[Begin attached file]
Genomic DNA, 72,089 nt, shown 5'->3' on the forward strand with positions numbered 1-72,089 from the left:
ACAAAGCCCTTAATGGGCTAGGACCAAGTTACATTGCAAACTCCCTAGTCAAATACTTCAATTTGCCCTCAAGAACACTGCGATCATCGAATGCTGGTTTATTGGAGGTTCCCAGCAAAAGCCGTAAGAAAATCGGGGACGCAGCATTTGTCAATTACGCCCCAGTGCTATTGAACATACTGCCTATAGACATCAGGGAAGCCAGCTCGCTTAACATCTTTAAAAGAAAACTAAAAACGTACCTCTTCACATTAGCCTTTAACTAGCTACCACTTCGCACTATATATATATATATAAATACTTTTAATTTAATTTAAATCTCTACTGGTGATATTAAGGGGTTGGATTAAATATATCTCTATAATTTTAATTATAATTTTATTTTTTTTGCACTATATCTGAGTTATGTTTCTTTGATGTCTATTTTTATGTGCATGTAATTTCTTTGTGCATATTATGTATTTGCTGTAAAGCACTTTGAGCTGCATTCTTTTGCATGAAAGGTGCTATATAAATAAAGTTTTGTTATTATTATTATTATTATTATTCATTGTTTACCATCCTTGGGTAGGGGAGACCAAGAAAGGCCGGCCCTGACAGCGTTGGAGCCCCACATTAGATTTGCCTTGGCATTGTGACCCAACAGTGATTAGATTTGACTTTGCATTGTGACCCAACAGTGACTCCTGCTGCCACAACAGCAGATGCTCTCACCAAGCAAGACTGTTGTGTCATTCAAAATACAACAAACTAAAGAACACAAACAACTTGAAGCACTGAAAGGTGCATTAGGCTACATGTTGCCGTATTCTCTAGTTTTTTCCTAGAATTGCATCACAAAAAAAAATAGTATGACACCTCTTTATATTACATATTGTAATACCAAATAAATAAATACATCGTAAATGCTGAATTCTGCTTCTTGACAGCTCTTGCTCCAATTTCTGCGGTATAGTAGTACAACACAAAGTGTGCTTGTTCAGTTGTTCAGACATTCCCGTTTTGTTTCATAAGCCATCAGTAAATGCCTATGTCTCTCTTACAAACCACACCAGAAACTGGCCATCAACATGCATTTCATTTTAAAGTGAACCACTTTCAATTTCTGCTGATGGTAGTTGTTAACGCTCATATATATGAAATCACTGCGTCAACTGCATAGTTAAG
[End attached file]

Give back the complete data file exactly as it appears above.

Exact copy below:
Genomic DNA, 72,089 nt, shown 5'->3' on the forward strand with positions numbered 1-72,089 from the left:
ACAAAGCCCTTAATGGGCTAGGACCAAGTTACATTGCAAACTCCCTAGTCAAATACTTCAATTTGCCCTCAAGAACACTGCGATCATCGAATGCTGGTTTATTGGAGGTTCCCAGCAAAAGCCGTAAGAAAATCGGGGACGCAGCATTTGTCAATTACGCCCCAGTGCTATTGAACATACTGCCTATAGACATCAGGGAAGCCAGCTCGCTTAACATCTTTAAAAGAAAACTAAAAACGTACCTCTTCACATTAGCCTTTAACTAGCTACCACTTCGCACTATATATATATATATAAATACTTTTAATTTAATTTAAATCTCTACTGGTGATATTAAGGGGTTGGATTAAATATATCTCTATAATTTTAATTATAATTTTATTTTTTTTGCACTATATCTGAGTTATGTTTCTTTGATGTCTATTTTTATGTGCATGTAATTTCTTTGTGCATATTATGTATTTGCTGTAAAGCACTTTGAGCTGCATTCTTTTGCATGAAAGGTGCTATATAAATAAAGTTTTGTTATTATTATTATTATTATTATTCATTGTTTACCATCCTTGGGTAGGGGAGACCAAGAAAGGCCGGCCCTGACAGCGTTGGAGCCCCACATTAGATTTGCCTTGGCATTGTGACCCAACAGTGATTAGATTTGACTTTGCATTGTGACCCAACAGTGACTCCTGCTGCCACAACAGCAGATGCTCTCACCAAGCAAGACTGTTGTGTCATTCAAAATACAACAAACTAAAGAACACAAACAACTTGAAGCACTGAAAGGTGCATTAGGCTACATGTTGCCGTATTCTCTAGTTTTTTCCTAGAATTGCATCACAAAAAAAAATAGTATGACACCTCTTTATATTACATATTGTAATACCAAATAAATAAATACATCGTAAATGCTGAATTCTGCTTCTTGACAGCTCTTGCTCCAATTTCTGCGGTATAGTAGTACAACACAAAGTGTGCTTGTTCAGTTGTTCAGACATTCCCGTTTTGTTTCATAAGCCATCAGTAAATGCCTATGTCTCTCTTACAAACCACACCAGAAACTGGCCATCAACATGCATTTCATTTTAAAGTGAACCACTTTCAATTTCTGCTGATGGTAGTTGTTAACGCTCATATATATGAAATCACTGCGTCAACTGCATAGTTAAG